JACOB ZAMANSKY: UBS, we believe, had made unsuitable recommendations to retirees, conservative investors. They wanted what they saved all their lives for their money. They wanted a safe and secure retirement. They were sold risky junk bonds.
FEMALE SPEAKER: Did they know about it, Jacob?
JACOB ZAMANSKY: UBS knew about it. These products were [graded] one notch above junk bonds. They knew it was risky, and they sold it to this retirees to generate fees and commissions for themselves. Now, I'm not to take advantage of anybody. I'm here to fight for people, I'm here to help these people to get their retirement and their dignity back. It's a shame that UBS could say something like that, because I'm here to help.
FEMALE SPEAKER: So what's going to happen from now on? The case starts, and how long are you going to be here in Puerto Rico?
JACOB ZAMANSKY: I'm going to be here in Puerto Rico next week, the week after and the week after that. I'm going to be spending the next two years trying to get the money back to the people...
FEMALE SPEAKER: Two years? You'll have to be here two years? That's how long these cases take?
JACOB ZAMANSKY: First of all, I love it here.
FEMALE SPEAKER: That's great. Did you learn [some] Spanish?
JACOB ZAMANSKY: I've learnt a little bit of Spanish, "un poquito". I am committed to the people of Puerto Rico. I'm going to fight UBS, I'm going to get the money back for these people...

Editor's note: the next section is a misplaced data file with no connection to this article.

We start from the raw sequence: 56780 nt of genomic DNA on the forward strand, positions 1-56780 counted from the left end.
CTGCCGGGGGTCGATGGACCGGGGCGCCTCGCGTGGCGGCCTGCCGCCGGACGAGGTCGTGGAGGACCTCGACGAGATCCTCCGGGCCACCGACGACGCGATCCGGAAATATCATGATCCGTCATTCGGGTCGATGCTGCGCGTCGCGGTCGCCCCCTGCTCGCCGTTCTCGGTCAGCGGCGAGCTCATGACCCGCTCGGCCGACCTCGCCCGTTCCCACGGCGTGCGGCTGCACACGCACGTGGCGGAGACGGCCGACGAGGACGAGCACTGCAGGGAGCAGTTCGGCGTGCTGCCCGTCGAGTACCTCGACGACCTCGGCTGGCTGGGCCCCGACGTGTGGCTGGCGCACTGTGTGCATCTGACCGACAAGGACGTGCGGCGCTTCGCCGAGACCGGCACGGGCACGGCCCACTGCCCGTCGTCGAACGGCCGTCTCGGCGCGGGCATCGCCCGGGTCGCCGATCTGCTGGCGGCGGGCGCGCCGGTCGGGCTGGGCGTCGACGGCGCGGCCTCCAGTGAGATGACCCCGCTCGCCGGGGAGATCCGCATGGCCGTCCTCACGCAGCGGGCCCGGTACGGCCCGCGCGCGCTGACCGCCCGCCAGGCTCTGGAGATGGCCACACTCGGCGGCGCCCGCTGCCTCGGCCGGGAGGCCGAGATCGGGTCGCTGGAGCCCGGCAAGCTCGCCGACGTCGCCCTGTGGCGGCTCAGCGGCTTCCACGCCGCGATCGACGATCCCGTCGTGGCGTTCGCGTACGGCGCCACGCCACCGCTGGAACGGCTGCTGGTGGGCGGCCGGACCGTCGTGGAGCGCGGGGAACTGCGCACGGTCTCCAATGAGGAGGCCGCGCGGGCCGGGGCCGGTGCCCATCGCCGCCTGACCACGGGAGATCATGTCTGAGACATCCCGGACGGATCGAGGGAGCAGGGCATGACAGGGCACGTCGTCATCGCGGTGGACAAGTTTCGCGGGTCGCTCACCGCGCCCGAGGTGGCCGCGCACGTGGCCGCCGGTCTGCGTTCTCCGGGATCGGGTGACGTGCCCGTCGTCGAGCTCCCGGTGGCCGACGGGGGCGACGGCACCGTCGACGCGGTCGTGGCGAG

FEMALE SPEAKER: You can promise that you can get the money back?
JACOB ZAMANSKY: I can't promise anything. The only promise is that I'm going to work as hard as I possibly can. My people in New York, her people in Puerto Rico, we're going to fight, we've got a very good track record, and we're going to try and make justice for people here. Because it was a tremendous misconduct here.
FEMALE SPEAKER: You compared this to the hurricane Katrina, which was a [Indiscernible] hurricane that hit the United States and other places. Why?
JACOB ZAMANSKY: Hurricane Katrina devastated people all across the Gulf of Mexico and the United States. UBS, by encouraging these risky investments, have destroyed the retirement and life savings of thousands of people. I met with hundreds of people already, night after night after night the same story. Risky investments, borrowing [Indiscernible] risky investments. People have lost everything. I'm here to give them hope.
FEMALE SPEAKER: Marie. Is it a hard process, is it easy? How can people get in touch with you? Let them know how the process is, and if it can last up to 2 years, and we don't know if these retirees' investments can be recovered.